Sing and rejoice. Joy, crying out and songs of praise are hallmarks of Luke’s infancy narrative from which today’s Gospel reading is taken (for joy see Lk 1:14, 42, 44, 47, 58; 2:10. For song see 1:46-55, 67-79; 2:14, 29-32). See also Zephaniah 3:14-15 where daughter Zion is told to sing and rejoice because the Lord dwells in her.

Daughter Zion. A title often applied to the Virgin Mary. The Greek word chaire (Hail! Rejoice), used in the angelic greeting to Mary was used in several OT Zion texts of the Septuagint. A parallel was especially seen between the angel’s words and those of Zephaniah: 3:14-17. Beside chaire, the text of Zephaniah speaks of God being in the midst of Daughter Zion, employing the word בקרבך, which can mean womb (Gen 25:22 “within her”). Luke twice used the phrase “in the womb” in reference to the conception of Jesus (Lk 1:31; 2:21). Also it is said by Zephaniah (3:17) that the King of Israel who is in the midst of Zion has cast out its enemies, showing himself to be mighty (RSV “warrior”) and victorious (see Lk 1:49-52).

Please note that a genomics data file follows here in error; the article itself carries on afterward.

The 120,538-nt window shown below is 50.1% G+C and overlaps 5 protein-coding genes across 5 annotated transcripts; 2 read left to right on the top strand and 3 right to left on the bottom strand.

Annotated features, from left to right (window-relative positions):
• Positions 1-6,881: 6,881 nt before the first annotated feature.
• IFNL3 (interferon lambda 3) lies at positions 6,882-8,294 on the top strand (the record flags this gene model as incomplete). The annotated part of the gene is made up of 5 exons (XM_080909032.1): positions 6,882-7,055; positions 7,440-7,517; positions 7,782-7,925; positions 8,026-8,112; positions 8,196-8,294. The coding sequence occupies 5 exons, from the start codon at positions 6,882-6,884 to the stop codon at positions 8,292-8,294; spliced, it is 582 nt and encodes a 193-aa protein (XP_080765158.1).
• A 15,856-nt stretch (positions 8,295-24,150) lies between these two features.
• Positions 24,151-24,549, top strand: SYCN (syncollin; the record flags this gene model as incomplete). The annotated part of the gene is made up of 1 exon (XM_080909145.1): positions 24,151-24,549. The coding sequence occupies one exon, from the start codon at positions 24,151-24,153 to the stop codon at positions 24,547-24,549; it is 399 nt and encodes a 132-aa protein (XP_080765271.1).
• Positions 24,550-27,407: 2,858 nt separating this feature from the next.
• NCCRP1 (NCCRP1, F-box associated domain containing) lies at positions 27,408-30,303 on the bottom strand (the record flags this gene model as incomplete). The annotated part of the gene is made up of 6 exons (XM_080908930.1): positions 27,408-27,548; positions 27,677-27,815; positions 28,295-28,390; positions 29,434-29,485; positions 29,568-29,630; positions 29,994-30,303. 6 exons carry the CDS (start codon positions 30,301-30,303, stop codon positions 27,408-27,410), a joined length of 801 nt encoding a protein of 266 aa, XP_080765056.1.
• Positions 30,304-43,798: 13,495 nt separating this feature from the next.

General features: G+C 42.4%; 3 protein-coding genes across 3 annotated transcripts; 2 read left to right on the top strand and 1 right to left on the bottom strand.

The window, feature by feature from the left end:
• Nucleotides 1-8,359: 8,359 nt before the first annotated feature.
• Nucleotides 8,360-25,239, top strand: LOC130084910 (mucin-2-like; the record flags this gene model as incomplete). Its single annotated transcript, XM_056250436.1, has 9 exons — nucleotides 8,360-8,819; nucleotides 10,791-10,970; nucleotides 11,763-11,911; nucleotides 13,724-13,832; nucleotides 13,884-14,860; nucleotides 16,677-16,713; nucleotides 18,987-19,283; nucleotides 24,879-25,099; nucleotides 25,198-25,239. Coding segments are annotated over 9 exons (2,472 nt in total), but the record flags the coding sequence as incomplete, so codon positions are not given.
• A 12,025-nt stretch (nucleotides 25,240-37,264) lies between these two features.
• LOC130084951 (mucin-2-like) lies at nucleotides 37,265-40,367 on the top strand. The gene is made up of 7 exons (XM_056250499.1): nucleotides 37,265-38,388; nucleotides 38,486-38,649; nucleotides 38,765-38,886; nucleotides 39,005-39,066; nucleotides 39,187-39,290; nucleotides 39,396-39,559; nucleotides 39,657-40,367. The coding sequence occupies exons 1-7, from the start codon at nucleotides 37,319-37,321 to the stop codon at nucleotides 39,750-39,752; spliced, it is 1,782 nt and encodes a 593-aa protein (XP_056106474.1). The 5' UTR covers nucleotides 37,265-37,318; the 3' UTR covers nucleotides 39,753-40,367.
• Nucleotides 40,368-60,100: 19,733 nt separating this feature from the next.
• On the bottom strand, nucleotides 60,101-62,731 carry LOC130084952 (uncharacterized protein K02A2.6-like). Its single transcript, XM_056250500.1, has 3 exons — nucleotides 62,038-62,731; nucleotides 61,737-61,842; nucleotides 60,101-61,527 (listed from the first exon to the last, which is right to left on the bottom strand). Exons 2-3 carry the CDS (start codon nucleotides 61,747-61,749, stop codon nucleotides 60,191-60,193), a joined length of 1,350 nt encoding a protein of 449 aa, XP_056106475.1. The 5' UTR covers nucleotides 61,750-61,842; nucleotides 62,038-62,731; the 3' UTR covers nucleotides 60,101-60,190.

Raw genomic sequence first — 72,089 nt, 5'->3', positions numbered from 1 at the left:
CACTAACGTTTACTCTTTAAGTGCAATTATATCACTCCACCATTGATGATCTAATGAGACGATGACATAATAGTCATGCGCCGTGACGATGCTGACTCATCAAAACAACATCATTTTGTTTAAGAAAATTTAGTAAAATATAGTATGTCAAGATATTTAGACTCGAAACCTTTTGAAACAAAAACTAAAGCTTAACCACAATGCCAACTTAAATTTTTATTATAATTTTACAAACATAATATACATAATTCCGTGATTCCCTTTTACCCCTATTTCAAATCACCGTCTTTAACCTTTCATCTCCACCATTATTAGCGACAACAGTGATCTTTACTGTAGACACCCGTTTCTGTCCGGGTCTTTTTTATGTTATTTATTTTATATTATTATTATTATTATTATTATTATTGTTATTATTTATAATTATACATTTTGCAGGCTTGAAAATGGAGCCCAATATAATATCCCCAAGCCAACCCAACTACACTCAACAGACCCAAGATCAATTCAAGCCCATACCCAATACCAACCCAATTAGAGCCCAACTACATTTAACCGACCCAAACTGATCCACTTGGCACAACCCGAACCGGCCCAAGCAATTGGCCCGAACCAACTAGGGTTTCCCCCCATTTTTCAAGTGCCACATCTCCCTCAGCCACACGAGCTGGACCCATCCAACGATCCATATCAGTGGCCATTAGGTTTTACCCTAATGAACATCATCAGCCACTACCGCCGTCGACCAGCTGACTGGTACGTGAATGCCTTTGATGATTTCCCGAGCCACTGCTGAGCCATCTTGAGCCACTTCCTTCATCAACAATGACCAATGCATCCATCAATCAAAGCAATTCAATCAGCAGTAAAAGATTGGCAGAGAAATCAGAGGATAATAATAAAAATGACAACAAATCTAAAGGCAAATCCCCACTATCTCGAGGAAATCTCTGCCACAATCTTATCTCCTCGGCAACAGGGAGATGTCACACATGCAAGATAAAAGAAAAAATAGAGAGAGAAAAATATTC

I come and I will dwell in the midst of you. Many of the early Church Fathers saw this as an allusion to the incarnation of Christ: The Lord heard the prayer of the Prophets. The Father disregarded not the perishing of our race; He sent forth His Son, the Lord from heaven, as healer: and one of the Prophets saith, The Lord whom ye seek, cometh, and shall suddenly come (Mal 3:1). Whither? The Lord shall come to His own temple, where ye stoned Him. Then another of the Prophets, on hearing this, saith to him: In speaking of the salvation of God, speakest thou quietly? In preaching the good tidings of God’s coming for salvation, speakest thou in secret? O thou that bringest good tidings to Zion, get thee up into the high mountain. Speak to the cities of Judah. What am I to speak? Behold our God! Behold! the Lord cometh with strength (Isa 40:9-10)! Again the Lord Himself saith, Behold! I come, and I will dwell in the midst of thee, saith the Lord. And many nations shall flee unto the Lord (Zech 2:10-11 or 2:14-15 in some translations). The Israelites rejected salvation through Me: I come to gather all nations and tongues (Isa 66:18). For (He came to His own and His own received Him not (Jn 1:11). Thou comest and what dost Thou bestow on the nations? I come to gather all nations, and I will leave on them a sign (Isa 66:19). For from My conflict upon the Cross I give to each of My soldiers a royal seal to bear upon his forehead. Another also of the Prophets said, (He bowed the heavens also, and came down; and darkness was under His feet (Ps 18:9). For His coming down from heaven was not known by men (St Cyril of Jerusalem, Catechetical Lecture 12).